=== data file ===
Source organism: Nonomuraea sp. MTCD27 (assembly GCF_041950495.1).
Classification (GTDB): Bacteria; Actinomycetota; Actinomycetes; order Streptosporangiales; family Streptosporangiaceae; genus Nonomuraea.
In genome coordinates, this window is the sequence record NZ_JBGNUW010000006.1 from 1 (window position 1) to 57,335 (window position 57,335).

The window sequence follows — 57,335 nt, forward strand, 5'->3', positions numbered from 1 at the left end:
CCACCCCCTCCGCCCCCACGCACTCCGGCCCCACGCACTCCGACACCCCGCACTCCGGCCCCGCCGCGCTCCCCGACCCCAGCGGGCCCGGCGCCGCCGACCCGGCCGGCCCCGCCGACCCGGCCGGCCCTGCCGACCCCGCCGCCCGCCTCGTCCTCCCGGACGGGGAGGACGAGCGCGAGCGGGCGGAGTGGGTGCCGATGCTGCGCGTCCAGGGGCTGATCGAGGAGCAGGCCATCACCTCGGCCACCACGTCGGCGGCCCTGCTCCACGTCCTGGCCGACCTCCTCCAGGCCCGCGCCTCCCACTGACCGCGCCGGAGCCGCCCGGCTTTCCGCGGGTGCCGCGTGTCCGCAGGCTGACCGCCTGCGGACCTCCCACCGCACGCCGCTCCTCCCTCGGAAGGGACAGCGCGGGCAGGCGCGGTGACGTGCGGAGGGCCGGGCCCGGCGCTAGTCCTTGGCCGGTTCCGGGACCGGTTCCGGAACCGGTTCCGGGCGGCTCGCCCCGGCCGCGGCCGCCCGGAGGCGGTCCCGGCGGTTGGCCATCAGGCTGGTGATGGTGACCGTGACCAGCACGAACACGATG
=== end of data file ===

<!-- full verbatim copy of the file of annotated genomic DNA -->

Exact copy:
Source organism: Nonomuraea sp. MTCD27 (assembly GCF_041950495.1).
Classification (GTDB): Bacteria; Actinomycetota; Actinomycetes; order Streptosporangiales; family Streptosporangiaceae; genus Nonomuraea.
In genome coordinates, this window is the sequence record NZ_JBGNUW010000006.1 from 1 (window position 1) to 57,335 (window position 57,335).

The window sequence follows — 57,335 nt, forward strand, 5'->3', positions numbered from 1 at the left end:
CCACCCCCTCCGCCCCCACGCACTCCGGCCCCACGCACTCCGACACCCCGCACTCCGGCCCCGCCGCGCTCCCCGACCCCAGCGGGCCCGGCGCCGCCGACCCGGCCGGCCCCGCCGACCCGGCCGGCCCTGCCGACCCCGCCGCCCGCCTCGTCCTCCCGGACGGGGAGGACGAGCGCGAGCGGGCGGAGTGGGTGCCGATGCTGCGCGTCCAGGGGCTGATCGAGGAGCAGGCCATCACCTCGGCCACCACGTCGGCGGCCCTGCTCCACGTCCTGGCCGACCTCCTCCAGGCCCGCGCCTCCCACTGACCGCGCCGGAGCCGCCCGGCTTTCCGCGGGTGCCGCGTGTCCGCAGGCTGACCGCCTGCGGACCTCCCACCGCACGCCGCTCCTCCCTCGGAAGGGACAGCGCGGGCAGGCGCGGTGACGTGCGGAGGGCCGGGCCCGGCGCTAGTCCTTGGCCGGTTCCGGGACCGGTTCCGGAACCGGTTCCGGGCGGCTCGCCCCGGCCGCGGCCGCCCGGAGGCGGTCCCGGCGGTTGGCCATCAGGCTGGTGATGGTGACCGTGACCAGCACGAACACGATG